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The commercial real estate (CRE) market has always been the sole purview of a relatively narrow set of lenders and investors. The sheer dollar amount involved chases away the majority, while the numerous complications involved and the higher degree of risk narrows the field even further. Like so many other sectors, however, technology is even changing the CRE market. Here are three ways technology is changing commercial real estate.

Better Data

One of the main complications of CRE has always been getting accurate data on which to assess risk and estimate profits. One of the most common ways to assess real estate values is through the use of comps – or to compare comparable properties or businesses in the local area. That might hold some weight in the world of residential real estate or even multi-family units, but CRE involving businesses just have a lot more moving pieces and parts that make them more difficult to accurately assess. Investing in CRE has always required a level of expertise that very few can achieve. With more access to better data, however, it widens the field for more players with less experience.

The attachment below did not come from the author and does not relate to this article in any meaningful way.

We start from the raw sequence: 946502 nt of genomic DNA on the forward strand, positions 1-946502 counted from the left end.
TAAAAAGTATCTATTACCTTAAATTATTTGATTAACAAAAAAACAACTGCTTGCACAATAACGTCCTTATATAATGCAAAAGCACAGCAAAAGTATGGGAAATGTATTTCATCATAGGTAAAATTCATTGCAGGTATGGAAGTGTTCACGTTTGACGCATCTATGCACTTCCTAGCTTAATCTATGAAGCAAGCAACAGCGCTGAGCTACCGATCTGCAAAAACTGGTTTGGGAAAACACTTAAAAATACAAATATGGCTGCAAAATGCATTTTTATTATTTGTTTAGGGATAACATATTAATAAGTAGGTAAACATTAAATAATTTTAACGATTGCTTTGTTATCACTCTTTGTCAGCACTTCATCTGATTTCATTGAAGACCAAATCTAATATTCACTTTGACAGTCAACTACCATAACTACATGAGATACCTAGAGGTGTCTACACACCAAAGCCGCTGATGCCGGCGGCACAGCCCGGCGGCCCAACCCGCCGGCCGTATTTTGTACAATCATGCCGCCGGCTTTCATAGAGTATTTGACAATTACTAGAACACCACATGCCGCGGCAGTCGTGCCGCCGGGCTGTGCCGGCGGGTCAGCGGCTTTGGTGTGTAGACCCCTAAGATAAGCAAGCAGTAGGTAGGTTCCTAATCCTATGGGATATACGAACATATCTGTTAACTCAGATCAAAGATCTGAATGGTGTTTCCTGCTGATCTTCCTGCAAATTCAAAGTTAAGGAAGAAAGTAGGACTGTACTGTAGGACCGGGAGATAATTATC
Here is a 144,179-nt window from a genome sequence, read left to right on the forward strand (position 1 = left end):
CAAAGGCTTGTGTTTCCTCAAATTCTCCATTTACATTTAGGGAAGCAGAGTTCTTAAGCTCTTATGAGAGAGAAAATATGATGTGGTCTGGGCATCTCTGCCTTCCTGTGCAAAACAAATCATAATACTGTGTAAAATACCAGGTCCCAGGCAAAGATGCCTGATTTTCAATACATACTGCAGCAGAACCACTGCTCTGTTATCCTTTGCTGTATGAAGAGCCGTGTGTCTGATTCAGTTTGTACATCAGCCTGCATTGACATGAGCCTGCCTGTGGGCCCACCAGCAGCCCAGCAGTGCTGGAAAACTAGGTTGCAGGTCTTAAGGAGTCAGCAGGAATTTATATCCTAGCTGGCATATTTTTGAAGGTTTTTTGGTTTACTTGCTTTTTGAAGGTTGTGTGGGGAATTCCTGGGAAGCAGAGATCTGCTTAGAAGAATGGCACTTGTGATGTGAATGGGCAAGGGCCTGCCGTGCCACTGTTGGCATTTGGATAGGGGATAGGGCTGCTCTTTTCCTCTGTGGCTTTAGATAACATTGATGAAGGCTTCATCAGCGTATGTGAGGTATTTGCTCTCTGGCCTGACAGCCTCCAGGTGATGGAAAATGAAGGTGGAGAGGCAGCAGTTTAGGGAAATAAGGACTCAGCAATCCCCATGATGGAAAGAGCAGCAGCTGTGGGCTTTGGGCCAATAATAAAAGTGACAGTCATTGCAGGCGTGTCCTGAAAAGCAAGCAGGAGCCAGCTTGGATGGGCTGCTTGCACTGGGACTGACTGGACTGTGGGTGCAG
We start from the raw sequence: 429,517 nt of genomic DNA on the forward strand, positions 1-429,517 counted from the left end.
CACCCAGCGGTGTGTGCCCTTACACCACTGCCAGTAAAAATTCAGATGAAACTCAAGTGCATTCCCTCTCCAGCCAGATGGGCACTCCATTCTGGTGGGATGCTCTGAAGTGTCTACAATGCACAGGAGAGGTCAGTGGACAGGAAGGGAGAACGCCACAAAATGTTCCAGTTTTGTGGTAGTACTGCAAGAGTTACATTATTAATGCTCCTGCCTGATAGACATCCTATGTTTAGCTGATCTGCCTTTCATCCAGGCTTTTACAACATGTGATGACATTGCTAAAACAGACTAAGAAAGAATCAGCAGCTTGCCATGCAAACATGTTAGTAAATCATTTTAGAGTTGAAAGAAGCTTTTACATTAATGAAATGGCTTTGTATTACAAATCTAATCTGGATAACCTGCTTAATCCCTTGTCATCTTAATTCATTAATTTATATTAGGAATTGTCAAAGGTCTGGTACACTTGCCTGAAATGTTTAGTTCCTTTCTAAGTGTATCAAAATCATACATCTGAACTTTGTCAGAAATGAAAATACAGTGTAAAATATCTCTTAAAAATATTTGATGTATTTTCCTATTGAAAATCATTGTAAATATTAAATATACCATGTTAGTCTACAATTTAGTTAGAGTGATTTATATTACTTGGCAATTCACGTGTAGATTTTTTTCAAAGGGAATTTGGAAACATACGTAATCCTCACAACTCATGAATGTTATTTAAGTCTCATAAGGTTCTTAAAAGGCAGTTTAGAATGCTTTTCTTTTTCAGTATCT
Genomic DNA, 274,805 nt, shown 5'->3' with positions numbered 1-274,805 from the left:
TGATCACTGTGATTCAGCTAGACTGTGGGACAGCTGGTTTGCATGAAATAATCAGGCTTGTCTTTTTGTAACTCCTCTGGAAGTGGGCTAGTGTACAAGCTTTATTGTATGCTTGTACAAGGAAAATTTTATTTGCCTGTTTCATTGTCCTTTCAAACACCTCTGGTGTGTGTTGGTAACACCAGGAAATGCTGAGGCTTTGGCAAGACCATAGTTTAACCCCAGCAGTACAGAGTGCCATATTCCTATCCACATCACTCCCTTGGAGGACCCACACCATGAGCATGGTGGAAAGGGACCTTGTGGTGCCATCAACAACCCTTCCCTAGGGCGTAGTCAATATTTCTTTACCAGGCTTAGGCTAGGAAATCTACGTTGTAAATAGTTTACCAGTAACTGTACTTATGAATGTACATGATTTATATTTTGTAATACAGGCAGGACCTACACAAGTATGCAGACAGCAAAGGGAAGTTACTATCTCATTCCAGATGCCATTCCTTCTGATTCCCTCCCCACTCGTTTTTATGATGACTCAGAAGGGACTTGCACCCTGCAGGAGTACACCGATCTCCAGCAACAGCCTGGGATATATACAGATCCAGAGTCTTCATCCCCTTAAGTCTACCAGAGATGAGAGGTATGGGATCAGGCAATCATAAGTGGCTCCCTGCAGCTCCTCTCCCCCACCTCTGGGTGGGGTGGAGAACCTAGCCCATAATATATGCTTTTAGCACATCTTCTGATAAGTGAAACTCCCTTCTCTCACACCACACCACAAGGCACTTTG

Faster Tenant Transitions

Residential properties may sit empty for months, but commercial properties can sit empty for years. When businesses want to move or expand, it not only takes a long time to find a suitable location, but it also takes a long time to transition the space to meet their individual needs. Virtual reality technology is changing all that. With VR technology, potential tenants can virtually walk the space without ever leaving their office, allowing them to tour multiple properties in just a few hours. This is particularly helpful for businesses looking to expand to a new market. With VR technology, new tenants can be lined up before the space is ever vacated and renovation plans can even be set in motion.


The rise of e-commerce has put numerous large chains out of business entirely and even big box stores are downsizing, leaving vast expanses of empty real estate in their wake. Some of these properties are being repurposed for other use, while others are being torn down to make way for an increased demand for urban housing. For good or for bad, e-commerce has had a definite impact on the CRE landscape.